But it also occurs to me that the language the Bible uses in describing the Church and its role in the world is profoundly based on wartime concepts. You can’t avoid the theme of violence and militancy in these descriptions. Like it or not, if the Church needs to rediscover its identity—who we are and God’s created purpose for us—then that identity can be found in a military mindset.
That leads me to a theological concept called the Law of First Mention.
The Law of First Mention
In the world of biblical interpretation, the Law of First Mention suggests that the first occurrence of a word, phrase, or concept in the Bible sets the tone for that term throughout the rest of Scripture. In other words, it establishes the primary meaning of the concept. The idea is that the initial appearance of a word in the Bible contains foundational principles or insights that help us interpret it throughout all the Bible.
Much of this language falls into the category of warfare. Here are a few examples:
The First Man (John the Baptist): John the Baptist was the first man of the New Testament era, whose birth separated the Old Testament from the New. As described in Scripture, he initiated a spiritual invasion from heaven to reclaim the earth from the devil’s dominion and restore it under God’s authority. The Church of today must embrace this military mindset to combat the enemy’s attacks.
The First Mention (Building the Church): The first mention of the Church is Jesus’ statement in Matthew 16. Here’s what He says:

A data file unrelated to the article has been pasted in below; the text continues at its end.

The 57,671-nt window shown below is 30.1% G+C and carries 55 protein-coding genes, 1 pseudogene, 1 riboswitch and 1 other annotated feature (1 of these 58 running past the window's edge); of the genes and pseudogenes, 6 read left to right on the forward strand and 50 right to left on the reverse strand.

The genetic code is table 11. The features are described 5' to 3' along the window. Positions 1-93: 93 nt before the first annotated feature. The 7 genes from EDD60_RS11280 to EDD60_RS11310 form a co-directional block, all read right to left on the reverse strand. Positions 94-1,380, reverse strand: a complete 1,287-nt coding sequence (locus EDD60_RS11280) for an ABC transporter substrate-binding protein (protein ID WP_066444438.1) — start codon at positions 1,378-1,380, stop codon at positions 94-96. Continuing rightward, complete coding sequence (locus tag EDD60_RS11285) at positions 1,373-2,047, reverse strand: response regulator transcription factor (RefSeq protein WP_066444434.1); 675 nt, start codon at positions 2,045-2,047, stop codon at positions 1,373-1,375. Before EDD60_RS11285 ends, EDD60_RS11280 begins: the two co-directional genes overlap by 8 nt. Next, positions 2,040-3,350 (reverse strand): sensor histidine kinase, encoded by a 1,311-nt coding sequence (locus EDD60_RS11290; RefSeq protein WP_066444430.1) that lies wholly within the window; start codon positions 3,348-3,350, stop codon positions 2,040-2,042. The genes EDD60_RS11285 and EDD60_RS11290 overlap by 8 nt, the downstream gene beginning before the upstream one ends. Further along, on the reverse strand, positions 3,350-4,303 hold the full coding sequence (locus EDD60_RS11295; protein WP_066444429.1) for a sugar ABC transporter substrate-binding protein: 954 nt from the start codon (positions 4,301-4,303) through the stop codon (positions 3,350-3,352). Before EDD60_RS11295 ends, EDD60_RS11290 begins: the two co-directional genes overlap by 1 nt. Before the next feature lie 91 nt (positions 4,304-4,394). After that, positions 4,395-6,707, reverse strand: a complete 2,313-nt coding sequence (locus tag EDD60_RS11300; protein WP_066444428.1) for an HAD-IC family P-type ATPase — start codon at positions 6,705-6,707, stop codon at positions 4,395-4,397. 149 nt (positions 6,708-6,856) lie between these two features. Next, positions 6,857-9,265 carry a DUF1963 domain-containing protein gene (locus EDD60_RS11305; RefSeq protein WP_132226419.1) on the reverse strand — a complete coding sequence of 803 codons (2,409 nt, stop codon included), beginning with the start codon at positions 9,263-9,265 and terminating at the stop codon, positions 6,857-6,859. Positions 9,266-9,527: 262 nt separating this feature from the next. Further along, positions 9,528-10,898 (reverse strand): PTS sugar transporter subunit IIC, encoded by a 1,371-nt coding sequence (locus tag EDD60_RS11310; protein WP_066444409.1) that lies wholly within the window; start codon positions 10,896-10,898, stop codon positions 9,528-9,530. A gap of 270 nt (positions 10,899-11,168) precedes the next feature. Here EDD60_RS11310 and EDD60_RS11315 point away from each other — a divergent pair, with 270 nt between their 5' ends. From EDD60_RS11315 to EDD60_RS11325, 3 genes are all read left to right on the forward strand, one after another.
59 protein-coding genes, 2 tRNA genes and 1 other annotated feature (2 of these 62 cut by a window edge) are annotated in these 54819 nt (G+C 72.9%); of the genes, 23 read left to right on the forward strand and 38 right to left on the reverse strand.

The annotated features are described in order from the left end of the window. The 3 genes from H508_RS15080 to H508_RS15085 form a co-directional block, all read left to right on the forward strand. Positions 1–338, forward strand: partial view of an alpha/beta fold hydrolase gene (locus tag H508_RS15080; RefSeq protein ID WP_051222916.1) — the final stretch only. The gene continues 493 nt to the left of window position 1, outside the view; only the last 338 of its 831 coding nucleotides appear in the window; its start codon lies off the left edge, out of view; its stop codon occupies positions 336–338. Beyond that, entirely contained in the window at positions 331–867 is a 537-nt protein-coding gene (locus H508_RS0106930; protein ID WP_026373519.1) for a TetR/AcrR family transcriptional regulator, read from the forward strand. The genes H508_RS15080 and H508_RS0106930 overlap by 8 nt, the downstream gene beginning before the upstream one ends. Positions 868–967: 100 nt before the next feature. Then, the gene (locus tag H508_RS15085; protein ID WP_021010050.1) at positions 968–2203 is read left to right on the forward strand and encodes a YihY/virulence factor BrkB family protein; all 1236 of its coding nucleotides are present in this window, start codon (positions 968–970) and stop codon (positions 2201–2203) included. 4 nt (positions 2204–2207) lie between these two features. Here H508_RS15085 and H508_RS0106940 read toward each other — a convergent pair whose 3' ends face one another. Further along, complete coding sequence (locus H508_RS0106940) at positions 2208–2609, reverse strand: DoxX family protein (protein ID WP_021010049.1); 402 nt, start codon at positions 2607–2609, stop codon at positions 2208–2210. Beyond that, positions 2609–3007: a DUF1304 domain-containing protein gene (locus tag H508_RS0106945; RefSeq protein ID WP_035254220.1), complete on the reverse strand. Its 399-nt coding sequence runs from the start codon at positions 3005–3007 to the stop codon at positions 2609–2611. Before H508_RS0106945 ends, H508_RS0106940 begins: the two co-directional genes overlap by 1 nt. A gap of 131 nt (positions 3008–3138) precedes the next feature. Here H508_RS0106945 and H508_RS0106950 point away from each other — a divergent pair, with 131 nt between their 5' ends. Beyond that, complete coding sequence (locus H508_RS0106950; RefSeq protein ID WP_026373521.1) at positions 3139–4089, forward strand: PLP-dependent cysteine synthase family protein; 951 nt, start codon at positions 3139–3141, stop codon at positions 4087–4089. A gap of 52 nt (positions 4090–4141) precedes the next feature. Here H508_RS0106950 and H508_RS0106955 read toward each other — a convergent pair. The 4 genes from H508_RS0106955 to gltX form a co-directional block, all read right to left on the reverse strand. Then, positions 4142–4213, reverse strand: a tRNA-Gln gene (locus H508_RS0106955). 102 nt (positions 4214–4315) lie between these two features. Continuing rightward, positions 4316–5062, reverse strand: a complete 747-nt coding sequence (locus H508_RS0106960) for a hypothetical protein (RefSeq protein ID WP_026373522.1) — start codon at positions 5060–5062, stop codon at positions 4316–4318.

And I also say to you that you are Peter, and on this rock I will build My church, and the gates of Hades shall not prevail against it. 19 And I will give you the keys of the kingdom of heaven, and whatever you bind on earth will be bound in heaven, and whatever you loose on earth will be loosed in heaven.”—Matthew 16:18-19
Again, look at the military language. The words of Jesus emphasize the Church’s nature as an invasive force against the “gates of Hades,” or hell. The Church is meant to destroy his strongholds and set people free from bondage.
The First Mission (Seventy Disciples): In Luke 10, Jesus appoints 70 of His disciples and sends them out ahead of Him to spread His message. To these missionaries, He granted authority “to trample on serpents and scorpions” (Luke 10:19), symbolizing the power they possess to confront the enemy and overcome the power of evil. Again, this is not the language of diplomacy or peace but of aggression.
The First Mandate (Count the Cost): In Luke 14, as great multitudes began to follow Jesus, he challenged them with the truth that discipleship isn’t easy. Specifically, He tells them that following Him requires a military mentality:
“Or what king, going to make war against another king, does not sit down first and consider whether he is able with ten thousand to meet him who comes against him with twenty thousand?”—Luke 14:31